Academy Summer Reading & Supply Lists (6th - 8th)

**We have begun the process of updating this page with supply lists and reading assignments for the 2019-2020 school year. Not all lists are updated at this moment**

Service Project and Documentation

Sacred Heart is a Catholic school that strongly believes in the education of the total person. It is our goal that each student grows physically, emotionally, mentally and spiritually during his or her school career.
The service project requirement is almost always a vehicle for spiritual growth. In Sacred Scripture it is clear that Jesus’ mission included service to others. In the Gospel of St. Matthew when the people ask, “Lord, when did we see you hungry… when did we see you thirsty,” Jesus responds “I assure you, as often as you did it for one of my least brothers, you did it for me.” He not only helped others, but expected his followers to help them. In the Gospel of St. John, when Jesus washed the feet of his disciples, he said, “As I have done, so you must do.” As Christians, our faith in God is manifested through our love and concern for, and service to others. By reaching out, we learn more about the needs of other people. Our talents, that we so often take for granted, are more greatly appreciated and developed. With Jesus as our model, we give back to our communities through the gifts that God has given us.

The Sacred Heart High School service program is a 3‐year program that strives to integrate into the lives of students the call to discipleship from the scriptures and expose them to the reality of Christian service.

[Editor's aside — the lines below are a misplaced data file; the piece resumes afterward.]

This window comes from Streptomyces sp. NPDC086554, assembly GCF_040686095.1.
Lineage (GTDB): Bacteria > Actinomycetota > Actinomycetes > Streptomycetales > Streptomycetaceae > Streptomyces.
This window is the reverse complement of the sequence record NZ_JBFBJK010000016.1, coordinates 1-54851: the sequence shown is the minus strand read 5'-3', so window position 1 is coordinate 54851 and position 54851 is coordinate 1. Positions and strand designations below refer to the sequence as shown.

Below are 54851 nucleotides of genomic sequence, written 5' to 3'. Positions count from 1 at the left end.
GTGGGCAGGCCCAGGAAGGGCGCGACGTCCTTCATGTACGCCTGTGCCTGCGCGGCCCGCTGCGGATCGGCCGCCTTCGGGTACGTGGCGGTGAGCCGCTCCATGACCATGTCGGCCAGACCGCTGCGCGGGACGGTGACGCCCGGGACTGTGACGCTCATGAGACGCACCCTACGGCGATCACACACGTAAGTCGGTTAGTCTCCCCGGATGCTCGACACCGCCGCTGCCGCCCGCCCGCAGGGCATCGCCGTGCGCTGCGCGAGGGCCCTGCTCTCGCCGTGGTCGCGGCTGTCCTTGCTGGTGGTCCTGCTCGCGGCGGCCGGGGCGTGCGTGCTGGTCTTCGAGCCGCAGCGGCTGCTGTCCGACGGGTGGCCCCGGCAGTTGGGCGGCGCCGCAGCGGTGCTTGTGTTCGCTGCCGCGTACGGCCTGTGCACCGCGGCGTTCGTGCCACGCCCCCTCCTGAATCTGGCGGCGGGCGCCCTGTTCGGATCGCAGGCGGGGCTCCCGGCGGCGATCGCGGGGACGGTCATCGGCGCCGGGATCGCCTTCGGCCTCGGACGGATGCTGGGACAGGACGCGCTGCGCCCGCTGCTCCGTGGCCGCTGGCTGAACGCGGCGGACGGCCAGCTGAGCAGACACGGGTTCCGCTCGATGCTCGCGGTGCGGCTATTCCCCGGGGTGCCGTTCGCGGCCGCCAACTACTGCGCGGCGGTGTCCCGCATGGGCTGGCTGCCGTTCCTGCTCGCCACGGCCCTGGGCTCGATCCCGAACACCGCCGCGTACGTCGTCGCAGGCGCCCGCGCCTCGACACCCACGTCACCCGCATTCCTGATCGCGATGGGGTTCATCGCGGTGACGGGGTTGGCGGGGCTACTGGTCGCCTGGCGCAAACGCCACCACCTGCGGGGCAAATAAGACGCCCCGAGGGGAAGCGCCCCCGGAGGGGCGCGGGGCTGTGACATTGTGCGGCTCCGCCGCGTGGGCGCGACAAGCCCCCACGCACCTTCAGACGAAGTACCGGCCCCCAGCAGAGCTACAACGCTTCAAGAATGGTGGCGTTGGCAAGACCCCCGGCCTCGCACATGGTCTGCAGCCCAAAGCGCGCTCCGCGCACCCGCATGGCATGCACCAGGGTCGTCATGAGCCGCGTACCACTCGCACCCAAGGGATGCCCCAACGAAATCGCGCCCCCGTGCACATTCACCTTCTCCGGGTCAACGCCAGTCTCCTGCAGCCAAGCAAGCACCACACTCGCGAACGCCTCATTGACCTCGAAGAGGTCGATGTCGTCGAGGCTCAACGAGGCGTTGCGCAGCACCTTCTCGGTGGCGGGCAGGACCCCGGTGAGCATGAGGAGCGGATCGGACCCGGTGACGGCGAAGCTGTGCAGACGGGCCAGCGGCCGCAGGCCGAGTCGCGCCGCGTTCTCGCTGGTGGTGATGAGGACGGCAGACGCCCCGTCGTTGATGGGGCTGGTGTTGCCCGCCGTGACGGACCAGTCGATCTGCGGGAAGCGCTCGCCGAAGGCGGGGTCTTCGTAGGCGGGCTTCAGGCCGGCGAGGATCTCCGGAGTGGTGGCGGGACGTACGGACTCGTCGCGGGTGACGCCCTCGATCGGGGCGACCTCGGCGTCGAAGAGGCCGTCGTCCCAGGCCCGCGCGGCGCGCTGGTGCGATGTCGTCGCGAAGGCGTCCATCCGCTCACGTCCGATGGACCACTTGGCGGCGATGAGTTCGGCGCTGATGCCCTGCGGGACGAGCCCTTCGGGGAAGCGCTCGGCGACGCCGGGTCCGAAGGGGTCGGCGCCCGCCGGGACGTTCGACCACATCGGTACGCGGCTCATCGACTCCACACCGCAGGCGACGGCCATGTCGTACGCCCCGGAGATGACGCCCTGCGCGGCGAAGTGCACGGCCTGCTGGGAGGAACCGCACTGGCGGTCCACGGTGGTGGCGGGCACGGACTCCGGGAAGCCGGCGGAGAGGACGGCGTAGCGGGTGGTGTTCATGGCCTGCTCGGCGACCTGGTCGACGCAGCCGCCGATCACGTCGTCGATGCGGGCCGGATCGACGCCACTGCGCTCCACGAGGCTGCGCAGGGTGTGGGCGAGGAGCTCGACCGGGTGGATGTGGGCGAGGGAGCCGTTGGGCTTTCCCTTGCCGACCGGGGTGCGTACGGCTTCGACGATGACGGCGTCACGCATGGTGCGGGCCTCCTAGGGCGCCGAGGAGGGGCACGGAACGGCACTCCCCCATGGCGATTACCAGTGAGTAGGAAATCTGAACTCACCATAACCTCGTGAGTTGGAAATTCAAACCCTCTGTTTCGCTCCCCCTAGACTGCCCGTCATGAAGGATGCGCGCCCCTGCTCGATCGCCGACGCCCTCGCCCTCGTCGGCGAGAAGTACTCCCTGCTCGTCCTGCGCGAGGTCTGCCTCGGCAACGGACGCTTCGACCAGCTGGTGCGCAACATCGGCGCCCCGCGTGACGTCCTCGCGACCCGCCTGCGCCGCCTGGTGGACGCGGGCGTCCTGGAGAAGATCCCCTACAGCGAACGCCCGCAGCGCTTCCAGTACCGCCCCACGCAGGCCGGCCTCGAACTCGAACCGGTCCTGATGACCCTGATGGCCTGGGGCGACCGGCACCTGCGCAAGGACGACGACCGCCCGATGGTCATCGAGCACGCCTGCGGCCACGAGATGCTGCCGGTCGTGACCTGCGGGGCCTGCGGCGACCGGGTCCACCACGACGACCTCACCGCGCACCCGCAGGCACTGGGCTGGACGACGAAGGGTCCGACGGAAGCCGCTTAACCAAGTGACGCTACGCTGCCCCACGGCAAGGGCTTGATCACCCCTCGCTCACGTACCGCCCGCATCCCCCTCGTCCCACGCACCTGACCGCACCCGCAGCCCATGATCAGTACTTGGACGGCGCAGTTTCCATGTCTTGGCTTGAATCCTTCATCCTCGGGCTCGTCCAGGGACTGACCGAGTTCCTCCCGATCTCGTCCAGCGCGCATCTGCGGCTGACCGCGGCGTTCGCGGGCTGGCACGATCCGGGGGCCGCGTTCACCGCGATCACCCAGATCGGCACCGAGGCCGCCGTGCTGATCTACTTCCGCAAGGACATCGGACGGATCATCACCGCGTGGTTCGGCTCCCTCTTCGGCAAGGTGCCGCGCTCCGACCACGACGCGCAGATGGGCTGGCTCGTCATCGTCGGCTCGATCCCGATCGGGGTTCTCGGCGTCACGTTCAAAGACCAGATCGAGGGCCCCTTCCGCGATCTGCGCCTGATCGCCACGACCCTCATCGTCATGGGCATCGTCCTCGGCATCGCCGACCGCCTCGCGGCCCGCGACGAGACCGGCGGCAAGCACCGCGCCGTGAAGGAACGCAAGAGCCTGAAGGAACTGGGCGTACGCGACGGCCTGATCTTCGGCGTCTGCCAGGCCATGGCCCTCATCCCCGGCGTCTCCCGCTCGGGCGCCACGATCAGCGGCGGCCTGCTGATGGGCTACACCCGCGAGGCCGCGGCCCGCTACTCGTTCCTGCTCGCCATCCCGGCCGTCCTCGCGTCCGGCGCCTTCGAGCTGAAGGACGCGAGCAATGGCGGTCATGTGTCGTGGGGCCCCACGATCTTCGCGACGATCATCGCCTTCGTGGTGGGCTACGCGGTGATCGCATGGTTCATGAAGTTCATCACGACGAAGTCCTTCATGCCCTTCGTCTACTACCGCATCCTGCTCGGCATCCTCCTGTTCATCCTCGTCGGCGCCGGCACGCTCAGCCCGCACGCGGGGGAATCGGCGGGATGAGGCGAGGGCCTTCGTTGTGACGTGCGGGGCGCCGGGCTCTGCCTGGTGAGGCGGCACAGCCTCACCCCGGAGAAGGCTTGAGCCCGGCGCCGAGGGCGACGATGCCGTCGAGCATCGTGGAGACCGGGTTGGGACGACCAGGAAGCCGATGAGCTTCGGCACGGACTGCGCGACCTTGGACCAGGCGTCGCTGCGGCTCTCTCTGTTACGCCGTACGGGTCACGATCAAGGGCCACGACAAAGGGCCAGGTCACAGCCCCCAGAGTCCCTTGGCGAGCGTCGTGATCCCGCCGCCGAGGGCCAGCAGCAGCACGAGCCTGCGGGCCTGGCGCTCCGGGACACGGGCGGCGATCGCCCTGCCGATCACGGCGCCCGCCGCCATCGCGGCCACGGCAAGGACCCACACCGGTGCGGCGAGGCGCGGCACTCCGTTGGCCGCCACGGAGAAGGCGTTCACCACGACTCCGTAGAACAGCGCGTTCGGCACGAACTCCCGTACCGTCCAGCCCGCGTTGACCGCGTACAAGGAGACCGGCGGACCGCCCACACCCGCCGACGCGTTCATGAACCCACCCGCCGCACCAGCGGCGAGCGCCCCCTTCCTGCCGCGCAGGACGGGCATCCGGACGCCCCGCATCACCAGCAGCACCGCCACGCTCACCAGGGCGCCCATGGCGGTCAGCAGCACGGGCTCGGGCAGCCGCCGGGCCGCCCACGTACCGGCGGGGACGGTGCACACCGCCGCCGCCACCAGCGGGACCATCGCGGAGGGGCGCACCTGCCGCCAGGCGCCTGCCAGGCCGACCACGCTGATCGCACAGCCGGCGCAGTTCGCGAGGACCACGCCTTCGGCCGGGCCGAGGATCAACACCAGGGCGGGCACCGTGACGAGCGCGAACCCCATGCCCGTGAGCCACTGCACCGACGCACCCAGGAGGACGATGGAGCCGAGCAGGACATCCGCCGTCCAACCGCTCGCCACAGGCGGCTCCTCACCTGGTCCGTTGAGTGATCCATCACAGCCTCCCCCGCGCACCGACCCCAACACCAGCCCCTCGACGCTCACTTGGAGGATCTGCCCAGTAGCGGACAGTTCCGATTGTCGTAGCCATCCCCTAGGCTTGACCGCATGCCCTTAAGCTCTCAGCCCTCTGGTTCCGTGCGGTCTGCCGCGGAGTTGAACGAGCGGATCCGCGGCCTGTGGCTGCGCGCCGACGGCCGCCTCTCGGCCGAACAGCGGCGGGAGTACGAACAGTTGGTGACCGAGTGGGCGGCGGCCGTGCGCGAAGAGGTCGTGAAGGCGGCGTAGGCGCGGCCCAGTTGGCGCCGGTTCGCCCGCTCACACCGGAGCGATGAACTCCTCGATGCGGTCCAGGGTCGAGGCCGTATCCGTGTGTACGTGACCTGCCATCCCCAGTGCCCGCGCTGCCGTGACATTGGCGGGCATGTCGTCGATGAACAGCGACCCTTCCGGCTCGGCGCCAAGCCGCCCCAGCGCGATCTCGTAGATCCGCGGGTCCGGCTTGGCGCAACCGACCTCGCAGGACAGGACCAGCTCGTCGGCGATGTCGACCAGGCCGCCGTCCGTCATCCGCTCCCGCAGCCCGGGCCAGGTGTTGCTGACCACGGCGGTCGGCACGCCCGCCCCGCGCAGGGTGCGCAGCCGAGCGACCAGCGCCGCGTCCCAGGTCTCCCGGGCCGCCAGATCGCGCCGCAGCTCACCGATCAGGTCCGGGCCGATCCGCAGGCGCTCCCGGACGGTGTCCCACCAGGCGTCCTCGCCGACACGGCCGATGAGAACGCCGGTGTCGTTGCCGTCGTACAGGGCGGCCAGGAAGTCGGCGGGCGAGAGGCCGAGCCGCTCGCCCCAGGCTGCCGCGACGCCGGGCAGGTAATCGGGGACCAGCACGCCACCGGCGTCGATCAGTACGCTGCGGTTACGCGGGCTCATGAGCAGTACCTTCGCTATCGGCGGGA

Freshman Year

  • Receive and review community service packet. This will be handed out at the end of the year scheduling night.
  • Choose a service agency. A list of approved agencies and agency contact information is included in this
  • packet. Other agencies may be used, but first must be approved by the Community Service Coordinator or the Sacred Heart Administration.
  • Work at a single agency in direct service to a disadvantaged population for a minimum of 10 hours over the summer.
  • Document your hours on the Service Hours Report form and have your supervisor fill out the Supervisor’s Report.
  • Turn in both reports to the Community Service Coordinator on the first day of school your sophomore year.
  • Write a reflection paper following the attached guidelines and turn in on the 1st day of school your sophomore year.

Sophomore Year

  • Choose a single agency that is different from the one chosen your freshman year.
  • Complete a minimum of 20 hours of direct service to a disadvantaged population over the summer.
  • Turn in paperwork as described above and reflection paper on the 1st day of school your junior year.

Junior Year

  • Choose a single agency that is different from the one chosen your freshman and sophomore years.
  • Complete a minimum of 20 hours of direct service to a disadvantaged population over the summer.
  • Turn in paperwork as described above and reflection paper on the 1st day of school your senior year.